Sunday, September 21, 2014
25th Sunday in Ordinary Time
1st Reading: Isaiah 55:6-9
2nd Reading: Philippians 1:20-24, 27
Gospel: Matthew 20:1-16
Jesus told his disciples this parable, “The kingdom of heaven is like a landowner who went out early in the morning to hire workers for his vineyard. He agreed to pay the workers a salary of a silver coin for the day, and sent them to his vineyard.
“He went out again at about nine in the morning (…) at midday and again at three in the afternoon, and he did the same. Finally he went out at the last working hour – it was the eleventh – and he saw others standing there. So he said to them: ‘Why do you stay idle the whole day?’ They answered: ‘Because no one has hired us.’ The master said: ‘Go and work in my vineyard.’
“When evening came, the owner of the vineyard said to his manager: ‘Call the workers and pay them their wage, beginning with the last and ending with the first.’ Those who had come to work at the eleventh hour turned up and were given a denarius each (a silver coin). When it was the turn of the first, they thought they would receive more. But they, too, received a denarius each. So, on receiving it, they began to grumble against the landowner.
“They said: ‘These last hardly worked an hour, yet you have treated them the same as us who have endured the day’s burden and heat.’ The owner said to one of them: ‘Friend, I have not been unjust to you. Did we not agree on a denarius a day? So take what is yours and go. I want to give to the last the same as I give to you. Don’t I have the right to do as I please with my money? Why are you envious when I am kind?’
“So will it be: the last will be first, the first will be last.”
(Daily Gospel in the Assimilated Life Experience)
Today’s Gospel presents 4 sets of workers hired at different hours of the day. Problem came when it was time to pay them their salaries. The employer paid them the minimum wage including those who had worked only for a few hours that day. Those who reported for work earlier saw injustice in the uniformity of the rate. That was because they focused on the element of time.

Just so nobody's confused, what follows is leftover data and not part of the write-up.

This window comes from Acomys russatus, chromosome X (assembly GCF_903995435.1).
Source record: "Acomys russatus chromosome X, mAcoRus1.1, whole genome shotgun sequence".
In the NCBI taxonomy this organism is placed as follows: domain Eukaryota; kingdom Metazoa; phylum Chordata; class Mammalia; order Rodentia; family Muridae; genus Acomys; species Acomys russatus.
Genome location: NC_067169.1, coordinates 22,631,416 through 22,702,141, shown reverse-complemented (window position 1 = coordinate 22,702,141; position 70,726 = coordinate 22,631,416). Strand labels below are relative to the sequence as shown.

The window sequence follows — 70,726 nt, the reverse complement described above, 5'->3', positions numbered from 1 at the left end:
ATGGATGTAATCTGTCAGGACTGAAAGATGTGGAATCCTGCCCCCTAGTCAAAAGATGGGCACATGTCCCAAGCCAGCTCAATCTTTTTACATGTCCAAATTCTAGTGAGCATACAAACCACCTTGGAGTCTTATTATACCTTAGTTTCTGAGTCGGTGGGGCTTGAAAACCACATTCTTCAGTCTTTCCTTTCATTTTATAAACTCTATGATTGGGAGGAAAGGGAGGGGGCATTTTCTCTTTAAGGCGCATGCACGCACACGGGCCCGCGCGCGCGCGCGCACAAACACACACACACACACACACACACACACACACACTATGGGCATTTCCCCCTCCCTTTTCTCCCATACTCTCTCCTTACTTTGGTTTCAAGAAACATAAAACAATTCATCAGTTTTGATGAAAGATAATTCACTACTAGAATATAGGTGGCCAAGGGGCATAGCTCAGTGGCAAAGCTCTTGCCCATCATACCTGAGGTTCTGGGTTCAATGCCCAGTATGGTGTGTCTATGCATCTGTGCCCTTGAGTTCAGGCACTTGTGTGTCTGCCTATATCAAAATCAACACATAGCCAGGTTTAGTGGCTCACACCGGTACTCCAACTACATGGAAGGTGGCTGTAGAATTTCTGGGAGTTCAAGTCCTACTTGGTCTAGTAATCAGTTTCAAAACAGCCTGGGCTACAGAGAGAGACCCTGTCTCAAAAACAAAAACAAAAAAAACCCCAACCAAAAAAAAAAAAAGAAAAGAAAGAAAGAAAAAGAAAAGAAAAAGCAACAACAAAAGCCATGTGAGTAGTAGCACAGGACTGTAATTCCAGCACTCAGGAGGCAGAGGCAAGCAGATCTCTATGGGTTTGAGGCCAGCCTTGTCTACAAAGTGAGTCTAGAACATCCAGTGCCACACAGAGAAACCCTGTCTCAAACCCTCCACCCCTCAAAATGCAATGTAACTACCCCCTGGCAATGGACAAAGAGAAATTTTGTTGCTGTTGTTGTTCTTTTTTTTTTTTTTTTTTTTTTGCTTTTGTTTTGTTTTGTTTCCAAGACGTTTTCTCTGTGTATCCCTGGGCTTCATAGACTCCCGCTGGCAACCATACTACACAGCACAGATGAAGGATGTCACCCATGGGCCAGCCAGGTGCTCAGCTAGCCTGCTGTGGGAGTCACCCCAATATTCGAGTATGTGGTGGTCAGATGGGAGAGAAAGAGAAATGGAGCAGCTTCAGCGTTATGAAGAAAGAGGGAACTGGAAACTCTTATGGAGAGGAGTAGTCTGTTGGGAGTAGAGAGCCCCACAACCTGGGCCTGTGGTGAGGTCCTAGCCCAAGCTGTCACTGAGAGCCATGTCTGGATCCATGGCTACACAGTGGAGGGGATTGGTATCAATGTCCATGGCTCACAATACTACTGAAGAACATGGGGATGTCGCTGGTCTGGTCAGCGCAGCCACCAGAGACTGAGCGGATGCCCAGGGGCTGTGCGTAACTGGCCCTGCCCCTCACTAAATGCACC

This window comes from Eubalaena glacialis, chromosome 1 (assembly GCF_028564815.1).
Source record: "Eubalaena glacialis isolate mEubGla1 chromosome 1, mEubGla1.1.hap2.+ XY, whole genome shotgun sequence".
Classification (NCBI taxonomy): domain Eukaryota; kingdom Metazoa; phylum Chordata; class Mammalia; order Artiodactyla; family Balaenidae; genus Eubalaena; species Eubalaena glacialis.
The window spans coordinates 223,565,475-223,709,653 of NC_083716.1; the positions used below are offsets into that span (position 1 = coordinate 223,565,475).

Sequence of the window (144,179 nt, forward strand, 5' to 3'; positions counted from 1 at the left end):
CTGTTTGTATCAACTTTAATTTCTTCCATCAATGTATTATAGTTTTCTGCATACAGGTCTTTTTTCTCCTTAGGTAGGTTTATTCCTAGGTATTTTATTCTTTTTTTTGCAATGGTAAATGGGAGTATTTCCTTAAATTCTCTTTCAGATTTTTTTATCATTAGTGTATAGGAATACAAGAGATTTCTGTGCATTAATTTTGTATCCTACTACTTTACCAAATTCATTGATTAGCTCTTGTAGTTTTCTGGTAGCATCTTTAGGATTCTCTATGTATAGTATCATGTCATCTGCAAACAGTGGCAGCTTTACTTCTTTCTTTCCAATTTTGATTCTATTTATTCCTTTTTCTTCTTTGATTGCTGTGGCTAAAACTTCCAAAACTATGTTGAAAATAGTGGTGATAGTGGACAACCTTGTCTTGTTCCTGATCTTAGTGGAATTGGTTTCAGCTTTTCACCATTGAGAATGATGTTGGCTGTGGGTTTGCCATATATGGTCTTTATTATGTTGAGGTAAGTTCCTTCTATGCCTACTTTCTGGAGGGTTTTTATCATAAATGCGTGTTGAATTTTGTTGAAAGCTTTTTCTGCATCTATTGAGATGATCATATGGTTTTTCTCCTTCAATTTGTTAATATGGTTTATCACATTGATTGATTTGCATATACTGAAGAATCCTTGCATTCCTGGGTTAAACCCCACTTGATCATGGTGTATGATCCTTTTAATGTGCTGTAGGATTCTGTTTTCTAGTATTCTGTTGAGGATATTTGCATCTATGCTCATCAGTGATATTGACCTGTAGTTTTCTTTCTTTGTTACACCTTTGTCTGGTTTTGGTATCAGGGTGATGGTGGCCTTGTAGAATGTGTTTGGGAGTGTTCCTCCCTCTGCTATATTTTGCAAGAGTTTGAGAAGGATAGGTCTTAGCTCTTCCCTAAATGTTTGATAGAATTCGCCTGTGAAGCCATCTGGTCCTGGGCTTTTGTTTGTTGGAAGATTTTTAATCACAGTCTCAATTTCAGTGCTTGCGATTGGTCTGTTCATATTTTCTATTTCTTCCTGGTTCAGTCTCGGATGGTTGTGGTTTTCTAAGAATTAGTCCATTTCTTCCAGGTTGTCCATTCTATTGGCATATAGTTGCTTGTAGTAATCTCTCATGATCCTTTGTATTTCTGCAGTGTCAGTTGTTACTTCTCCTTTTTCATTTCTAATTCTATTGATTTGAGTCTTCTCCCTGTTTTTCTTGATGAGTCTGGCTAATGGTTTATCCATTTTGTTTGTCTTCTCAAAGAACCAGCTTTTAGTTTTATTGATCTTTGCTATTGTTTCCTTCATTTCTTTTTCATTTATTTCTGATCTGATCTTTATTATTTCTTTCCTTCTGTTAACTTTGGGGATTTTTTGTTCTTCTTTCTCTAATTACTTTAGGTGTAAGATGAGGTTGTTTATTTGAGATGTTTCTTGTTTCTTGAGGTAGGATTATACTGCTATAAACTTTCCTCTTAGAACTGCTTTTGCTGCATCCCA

God is like the employer in the parable. He honors his covenant without considering the length of time people serve in the vineyard. While man looks at numbers, God looks at embers – the embers of love glowing in the human heart. In today’s first reading Isaiah (Chapter 55:6-9) says: “For my thoughts are not your thoughts, my ways are not your ways, says Yahweh.”
Some have known and loved God in the morning of their lives, others at mid day, while others in the afternoon. Like the workers in the parable people may complain about salvation extended to late comers. But that’s how God works. He leaves the 99 and searches for the lost ones. When he spots sinners he forgets about audits and accountings. He is just overjoyed at the sight of sinners coming to him for his mercy and compassion.
But this should not make us, sinners complacent. While God may not look at the length of time, time will not always have the length to cover us. The first reading enjoins us: “Seek Yahweh while he may be found; call to him while he is near.” -Rev. Fr. Dan Domingo P. delos Angeles, Jr., DM. Email: firstname.lastname@example.org. Website: www.frdan.org.
Prayer for the day: God our Father grant us the sense of urgency to work out our salvation. Grant this through Christ our Lord. Amen.
SAINT OF THE DAY: St. Matthew, Apostle and Evangelist. He was born in Galilee. His father was Alpheus. Being a tax collector for the Romans, he was considered a traitor and a public sinner. The Gospel of St. Matthew, reflecting his past experience of precise accounting, is the most complete and accurate. Tradition says that after evangelizing in Judaea, he went to preach to the East where he suffered martyrdom. St. Matthew, the author of the first Gospel, composed his writing for his countrymen in his native Aramaic the “Hebrew tongue”, mentioned in the Gospel and the Acts of the Apostles. He left for other lands soon after because of the religious persecution under Herod Agrippa I in the year 42.